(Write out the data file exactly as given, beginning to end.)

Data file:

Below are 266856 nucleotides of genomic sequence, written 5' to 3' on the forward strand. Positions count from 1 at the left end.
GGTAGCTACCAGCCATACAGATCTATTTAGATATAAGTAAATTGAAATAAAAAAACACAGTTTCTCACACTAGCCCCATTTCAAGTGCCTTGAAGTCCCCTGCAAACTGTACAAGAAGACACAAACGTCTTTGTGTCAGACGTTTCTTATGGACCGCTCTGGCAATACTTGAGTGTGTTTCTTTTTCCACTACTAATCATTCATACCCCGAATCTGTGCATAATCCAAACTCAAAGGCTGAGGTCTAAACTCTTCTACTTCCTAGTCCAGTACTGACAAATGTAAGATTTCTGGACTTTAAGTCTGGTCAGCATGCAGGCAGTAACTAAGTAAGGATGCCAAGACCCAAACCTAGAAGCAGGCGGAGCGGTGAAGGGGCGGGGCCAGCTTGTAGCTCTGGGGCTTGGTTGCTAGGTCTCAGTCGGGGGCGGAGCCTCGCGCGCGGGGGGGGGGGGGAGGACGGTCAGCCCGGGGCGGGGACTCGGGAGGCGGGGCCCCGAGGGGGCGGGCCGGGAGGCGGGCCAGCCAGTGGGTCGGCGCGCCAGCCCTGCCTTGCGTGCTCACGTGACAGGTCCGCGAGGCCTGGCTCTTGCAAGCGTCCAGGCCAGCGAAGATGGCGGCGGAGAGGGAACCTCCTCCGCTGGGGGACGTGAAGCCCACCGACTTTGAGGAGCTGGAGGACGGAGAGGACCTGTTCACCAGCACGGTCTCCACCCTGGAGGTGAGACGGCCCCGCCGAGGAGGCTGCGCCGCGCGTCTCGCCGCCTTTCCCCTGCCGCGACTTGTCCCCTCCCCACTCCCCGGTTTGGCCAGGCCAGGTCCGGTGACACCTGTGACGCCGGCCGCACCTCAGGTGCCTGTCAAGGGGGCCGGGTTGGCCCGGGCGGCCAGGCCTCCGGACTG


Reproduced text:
Below are 266856 nucleotides of genomic sequence, written 5' to 3' on the forward strand. Positions count from 1 at the left end.
GGTAGCTACCAGCCATACAGATCTATTTAGATATAAGTAAATTGAAATAAAAAAACACAGTTTCTCACACTAGCCCCATTTCAAGTGCCTTGAAGTCCCCTGCAAACTGTACAAGAAGACACAAACGTCTTTGTGTCAGACGTTTCTTATGGACCGCTCTGGCAATACTTGAGTGTGTTTCTTTTTCCACTACTAATCATTCATACCCCGAATCTGTGCATAATCCAAACTCAAAGGCTGAGGTCTAAACTCTTCTACTTCCTAGTCCAGTACTGACAAATGTAAGATTTCTGGACTTTAAGTCTGGTCAGCATGCAGGCAGTAACTAAGTAAGGATGCCAAGACCCAAACCTAGAAGCAGGCGGAGCGGTGAAGGGGCGGGGCCAGCTTGTAGCTCTGGGGCTTGGTTGCTAGGTCTCAGTCGGGGGCGGAGCCTCGCGCGCGGGGGGGGGGGGGAGGACGGTCAGCCCGGGGCGGGGACTCGGGAGGCGGGGCCCCGAGGGGGCGGGCCGGGAGGCGGGCCAGCCAGTGGGTCGGCGCGCCAGCCCTGCCTTGCGTGCTCACGTGACAGGTCCGCGAGGCCTGGCTCTTGCAAGCGTCCAGGCCAGCGAAGATGGCGGCGGAGAGGGAACCTCCTCCGCTGGGGGACGTGAAGCCCACCGACTTTGAGGAGCTGGAGGACGGAGAGGACCTGTTCACCAGCACGGTCTCCACCCTGGAGGTGAGACGGCCCCGCCGAGGAGGCTGCGCCGCGCGTCTCGCCGCCTTTCCCCTGCCGCGACTTGTCCCCTCCCCACTCCCCGGTTTGGCCAGGCCAGGTCCGGTGACACCTGTGACGCCGGCCGCACCTCAGGTGCCTGTCAAGGGGGCCGGGTTGGCCCGGGCGGCCAGGCCTCCGGACTG